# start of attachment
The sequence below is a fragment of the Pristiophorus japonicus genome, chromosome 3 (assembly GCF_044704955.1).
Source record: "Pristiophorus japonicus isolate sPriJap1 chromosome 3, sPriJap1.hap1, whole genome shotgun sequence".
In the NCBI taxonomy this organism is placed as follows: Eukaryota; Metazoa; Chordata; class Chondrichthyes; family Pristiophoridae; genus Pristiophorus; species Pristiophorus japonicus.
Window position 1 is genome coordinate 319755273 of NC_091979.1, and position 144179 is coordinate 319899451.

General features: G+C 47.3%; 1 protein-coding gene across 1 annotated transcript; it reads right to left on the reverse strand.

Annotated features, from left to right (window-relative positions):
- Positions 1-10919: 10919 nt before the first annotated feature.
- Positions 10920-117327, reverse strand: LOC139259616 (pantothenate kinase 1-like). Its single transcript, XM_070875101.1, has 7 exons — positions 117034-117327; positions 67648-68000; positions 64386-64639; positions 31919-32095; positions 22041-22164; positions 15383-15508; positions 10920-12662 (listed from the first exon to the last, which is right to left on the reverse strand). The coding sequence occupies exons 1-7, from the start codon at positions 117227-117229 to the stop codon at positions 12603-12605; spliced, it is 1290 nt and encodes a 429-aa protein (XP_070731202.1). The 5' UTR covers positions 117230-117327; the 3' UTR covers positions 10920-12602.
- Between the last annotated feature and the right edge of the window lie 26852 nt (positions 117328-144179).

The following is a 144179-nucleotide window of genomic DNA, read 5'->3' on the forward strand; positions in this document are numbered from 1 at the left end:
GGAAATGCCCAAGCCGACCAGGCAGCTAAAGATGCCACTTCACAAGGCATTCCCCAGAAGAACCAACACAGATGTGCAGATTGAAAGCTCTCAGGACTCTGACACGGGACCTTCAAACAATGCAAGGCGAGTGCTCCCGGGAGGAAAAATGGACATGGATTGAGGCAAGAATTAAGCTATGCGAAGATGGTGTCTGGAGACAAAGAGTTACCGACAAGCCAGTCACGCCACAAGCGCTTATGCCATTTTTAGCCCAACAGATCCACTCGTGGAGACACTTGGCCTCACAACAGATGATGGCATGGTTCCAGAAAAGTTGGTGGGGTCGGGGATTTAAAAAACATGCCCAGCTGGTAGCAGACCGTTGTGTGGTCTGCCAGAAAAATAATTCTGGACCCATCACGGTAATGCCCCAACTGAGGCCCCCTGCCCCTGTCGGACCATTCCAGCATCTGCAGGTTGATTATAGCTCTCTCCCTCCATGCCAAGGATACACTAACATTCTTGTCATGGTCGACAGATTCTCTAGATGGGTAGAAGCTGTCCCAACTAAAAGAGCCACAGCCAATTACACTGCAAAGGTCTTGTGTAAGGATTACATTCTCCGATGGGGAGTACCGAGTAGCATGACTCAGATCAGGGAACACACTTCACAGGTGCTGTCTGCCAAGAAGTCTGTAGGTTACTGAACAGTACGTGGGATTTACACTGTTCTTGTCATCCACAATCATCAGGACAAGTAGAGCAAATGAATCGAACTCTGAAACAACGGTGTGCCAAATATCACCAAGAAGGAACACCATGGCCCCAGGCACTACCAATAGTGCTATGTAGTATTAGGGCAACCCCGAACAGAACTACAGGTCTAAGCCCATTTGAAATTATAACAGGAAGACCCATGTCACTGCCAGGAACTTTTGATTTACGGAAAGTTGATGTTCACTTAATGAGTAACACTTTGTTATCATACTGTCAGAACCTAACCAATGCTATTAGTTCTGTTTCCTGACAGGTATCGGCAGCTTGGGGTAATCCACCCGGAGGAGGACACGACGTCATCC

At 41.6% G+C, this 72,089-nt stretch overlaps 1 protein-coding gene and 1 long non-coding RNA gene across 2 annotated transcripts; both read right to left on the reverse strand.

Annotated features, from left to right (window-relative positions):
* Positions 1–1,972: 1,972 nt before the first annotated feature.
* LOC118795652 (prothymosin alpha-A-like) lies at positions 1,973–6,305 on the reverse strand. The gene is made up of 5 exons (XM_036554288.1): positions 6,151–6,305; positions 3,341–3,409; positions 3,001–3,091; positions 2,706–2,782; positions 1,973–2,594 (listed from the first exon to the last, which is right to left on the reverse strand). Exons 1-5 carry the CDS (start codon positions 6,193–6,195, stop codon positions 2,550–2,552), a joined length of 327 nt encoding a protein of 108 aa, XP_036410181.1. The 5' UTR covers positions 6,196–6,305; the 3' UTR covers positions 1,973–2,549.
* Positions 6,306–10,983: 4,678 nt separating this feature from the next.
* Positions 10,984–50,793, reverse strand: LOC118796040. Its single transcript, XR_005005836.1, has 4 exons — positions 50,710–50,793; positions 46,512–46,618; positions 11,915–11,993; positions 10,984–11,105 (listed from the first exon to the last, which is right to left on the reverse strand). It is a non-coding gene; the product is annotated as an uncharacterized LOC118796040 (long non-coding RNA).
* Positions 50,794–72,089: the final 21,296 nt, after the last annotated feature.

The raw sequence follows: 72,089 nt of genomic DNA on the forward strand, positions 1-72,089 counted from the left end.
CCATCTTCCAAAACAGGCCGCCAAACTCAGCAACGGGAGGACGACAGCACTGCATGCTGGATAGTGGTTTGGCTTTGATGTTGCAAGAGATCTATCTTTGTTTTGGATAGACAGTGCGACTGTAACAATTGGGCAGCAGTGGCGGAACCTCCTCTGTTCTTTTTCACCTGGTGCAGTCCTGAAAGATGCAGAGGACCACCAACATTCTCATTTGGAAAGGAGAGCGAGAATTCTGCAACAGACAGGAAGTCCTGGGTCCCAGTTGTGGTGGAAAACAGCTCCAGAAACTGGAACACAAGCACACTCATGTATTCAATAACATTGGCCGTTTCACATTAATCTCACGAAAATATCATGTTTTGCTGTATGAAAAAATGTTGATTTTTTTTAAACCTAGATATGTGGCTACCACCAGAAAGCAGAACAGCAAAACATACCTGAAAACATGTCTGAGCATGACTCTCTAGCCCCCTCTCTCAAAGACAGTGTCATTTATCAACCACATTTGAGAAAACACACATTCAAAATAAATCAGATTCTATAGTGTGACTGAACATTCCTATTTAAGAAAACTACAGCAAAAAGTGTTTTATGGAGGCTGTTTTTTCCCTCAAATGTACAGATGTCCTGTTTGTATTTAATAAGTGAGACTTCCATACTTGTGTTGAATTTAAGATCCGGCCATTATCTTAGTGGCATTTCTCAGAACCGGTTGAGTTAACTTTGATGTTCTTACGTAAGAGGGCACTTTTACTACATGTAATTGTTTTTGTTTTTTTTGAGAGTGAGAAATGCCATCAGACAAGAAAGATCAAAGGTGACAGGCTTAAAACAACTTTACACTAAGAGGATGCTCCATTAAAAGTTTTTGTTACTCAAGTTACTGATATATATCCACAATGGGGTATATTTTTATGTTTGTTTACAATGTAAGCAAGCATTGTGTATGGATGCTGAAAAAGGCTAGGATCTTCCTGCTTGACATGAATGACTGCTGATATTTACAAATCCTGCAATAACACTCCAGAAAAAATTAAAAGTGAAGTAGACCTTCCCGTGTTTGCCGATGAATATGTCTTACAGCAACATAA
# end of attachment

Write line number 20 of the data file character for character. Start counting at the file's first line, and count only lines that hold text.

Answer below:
CCATCTTCCAAAACAGGCCGCCAAACTCAGCAACGGGAGGACGACAGCACTGCATGCTGGATAGTGGTTTGGCTTTGATGTTGCAAGAGATCTATCTTTGTTTTGGATAGACAGTGCGACTGTAACAATTGGGCAGCAGTGGCGGAACCTCCTCTGTTCTTTTTCACCTGGTGCAGTCCTGAAAGATGCAGAGGACCACCAACATTCTCATTTGGAAAGGAGAGCGAGAATTCTGCAACAGACAGGAAGTCCTGGGTCCCAGTTGTGGTGGAAAACAGCTCCAGAAACTGGAACACAAGCACACTCATGTATTCAATAACATTGGCCGTTTCACATTAATCTCACGAAAATATCATGTTTTGCTGTATGAAAAAATGTTGATTTTTTTTAAACCTAGATATGTGGCTACCACCAGAAAGCAGAACAGCAAAACATACCTGAAAACATGTCTGAGCATGACTCTCTAGCCCCCTCTCTCAAAGACAGTGTCATTTATCAACCACATTTGAGAAAACACACATTCAAAATAAATCAGATTCTATAGTGTGACTGAACATTCCTATTTAAGAAAACTACAGCAAAAAGTGTTTTATGGAGGCTGTTTTTTCCCTCAAATGTACAGATGTCCTGTTTGTATTTAATAAGTGAGACTTCCATACTTGTGTTGAATTTAAGATCCGGCCATTATCTTAGTGGCATTTCTCAGAACCGGTTGAGTTAACTTTGATGTTCTTACGTAAGAGGGCACTTTTACTACATGTAATTGTTTTTGTTTTTTTTGAGAGTGAGAAATGCCATCAGACAAGAAAGATCAAAGGTGACAGGCTTAAAACAACTTTACACTAAGAGGATGCTCCATTAAAAGTTTTTGTTACTCAAGTTACTGATATATATCCACAATGGGGTATATTTTTATGTTTGTTTACAATGTAAGCAAGCATTGTGTATGGATGCTGAAAAAGGCTAGGATCTTCCTGCTTGACATGAATGACTGCTGATATTTACAAATCCTGCAATAACACTCCAGAAAAAATTAAAAGTGAAGTAGACCTTCCCGTGTTTGCCGATGAATATGTCTTACAGCAACATAA